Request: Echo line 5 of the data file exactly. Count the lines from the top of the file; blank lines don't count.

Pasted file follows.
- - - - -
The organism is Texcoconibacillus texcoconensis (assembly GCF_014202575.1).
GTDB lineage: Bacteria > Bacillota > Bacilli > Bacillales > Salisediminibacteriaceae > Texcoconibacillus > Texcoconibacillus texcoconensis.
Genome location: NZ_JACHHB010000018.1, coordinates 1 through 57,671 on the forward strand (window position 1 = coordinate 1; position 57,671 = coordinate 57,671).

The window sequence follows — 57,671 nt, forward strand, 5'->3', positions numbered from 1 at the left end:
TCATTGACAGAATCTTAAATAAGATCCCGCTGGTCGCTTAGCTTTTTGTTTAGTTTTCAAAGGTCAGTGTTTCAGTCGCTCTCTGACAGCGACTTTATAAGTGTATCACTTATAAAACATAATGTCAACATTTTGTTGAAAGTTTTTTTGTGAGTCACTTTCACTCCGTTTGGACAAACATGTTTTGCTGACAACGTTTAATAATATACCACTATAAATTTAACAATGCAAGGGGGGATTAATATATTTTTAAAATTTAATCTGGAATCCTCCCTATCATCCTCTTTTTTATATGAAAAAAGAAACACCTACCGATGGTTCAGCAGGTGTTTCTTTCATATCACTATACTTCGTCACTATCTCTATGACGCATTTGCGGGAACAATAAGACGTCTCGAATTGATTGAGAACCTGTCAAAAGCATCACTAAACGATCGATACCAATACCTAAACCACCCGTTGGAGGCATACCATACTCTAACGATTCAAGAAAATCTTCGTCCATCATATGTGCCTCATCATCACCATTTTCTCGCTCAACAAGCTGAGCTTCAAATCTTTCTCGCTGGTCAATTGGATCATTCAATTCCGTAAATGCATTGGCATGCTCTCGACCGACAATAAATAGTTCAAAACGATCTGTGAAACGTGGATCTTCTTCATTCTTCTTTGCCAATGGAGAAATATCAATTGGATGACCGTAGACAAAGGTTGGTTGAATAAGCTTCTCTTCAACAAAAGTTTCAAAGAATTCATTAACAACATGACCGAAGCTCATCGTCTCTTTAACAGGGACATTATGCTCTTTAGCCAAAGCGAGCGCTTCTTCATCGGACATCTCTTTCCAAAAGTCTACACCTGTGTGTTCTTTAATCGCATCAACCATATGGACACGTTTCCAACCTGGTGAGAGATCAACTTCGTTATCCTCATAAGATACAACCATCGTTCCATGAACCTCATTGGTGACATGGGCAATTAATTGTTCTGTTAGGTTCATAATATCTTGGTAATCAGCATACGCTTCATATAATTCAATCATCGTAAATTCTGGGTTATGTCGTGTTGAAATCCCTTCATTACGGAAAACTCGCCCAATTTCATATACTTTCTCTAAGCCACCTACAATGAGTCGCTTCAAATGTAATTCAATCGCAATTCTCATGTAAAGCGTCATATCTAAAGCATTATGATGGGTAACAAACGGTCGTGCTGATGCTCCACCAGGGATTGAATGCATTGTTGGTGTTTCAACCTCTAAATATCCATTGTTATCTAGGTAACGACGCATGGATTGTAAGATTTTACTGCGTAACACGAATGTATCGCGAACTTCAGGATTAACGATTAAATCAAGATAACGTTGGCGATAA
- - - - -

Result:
TCATTGACAGAATCTTAAATAAGATCCCGCTGGTCGCTTAGCTTTTTGTTTAGTTTTCAAAGGTCAGTGTTTCAGTCGCTCTCTGACAGCGACTTTATAAGTGTATCACTTATAAAACATAATGTCAACATTTTGTTGAAAGTTTTTTTGTGAGTCACTTTCACTCCGTTTGGACAAACATGTTTTGCTGACAACGTTTAATAATATACCACTATAAATTTAACAATGCAAGGGGGGATTAATATATTTTTAAAATTTAATCTGGAATCCTCCCTATCATCCTCTTTTTTATATGAAAAAAGAAACACCTACCGATGGTTCAGCAGGTGTTTCTTTCATATCACTATACTTCGTCACTATCTCTATGACGCATTTGCGGGAACAATAAGACGTCTCGAATTGATTGAGAACCTGTCAAAAGCATCACTAAACGATCGATACCAATACCTAAACCACCCGTTGGAGGCATACCATACTCTAACGATTCAAGAAAATCTTCGTCCATCATATGTGCCTCATCATCACCATTTTCTCGCTCAACAAGCTGAGCTTCAAATCTTTCTCGCTGGTCAATTGGATCATTCAATTCCGTAAATGCATTGGCATGCTCTCGACCGACAATAAATAGTTCAAAACGATCTGTGAAACGTGGATCTTCTTCATTCTTCTTTGCCAATGGAGAAATATCAATTGGATGACCGTAGACAAAGGTTGGTTGAATAAGCTTCTCTTCAACAAAAGTTTCAAAGAATTCATTAACAACATGACCGAAGCTCATCGTCTCTTTAACAGGGACATTATGCTCTTTAGCCAAAGCGAGCGCTTCTTCATCGGACATCTCTTTCCAAAAGTCTACACCTGTGTGTTCTTTAATCGCATCAACCATATGGACACGTTTCCAACCTGGTGAGAGATCAACTTCGTTATCCTCATAAGATACAACCATCGTTCCATGAACCTCATTGGTGACATGGGCAATTAATTGTTCTGTTAGGTTCATAATATCTTGGTAATCAGCATACGCTTCATATAATTCAATCATCGTAAATTCTGGGTTATGTCGTGTTGAAATCCCTTCATTACGGAAAACTCGCCCAATTTCATATACTTTCTCTAAGCCACCTACAATGAGTCGCTTCAAATGTAATTCAATCGCAATTCTCATGTAAAGCGTCATATCTAAAGCATTATGATGGGTAACAAACGGTCGTGCTGATGCTCCACCAGGGATTGAATGCATTGTTGGTGTTTCAACCTCTAAATATCCATTGTTATCTAGGTAACGACGCATGGATTGTAAGATTTTACTGCGTAACACGAATGTATCGCGAACTTCAGGATTAACGATTAAATCAAGATAACGTTGGCGATAA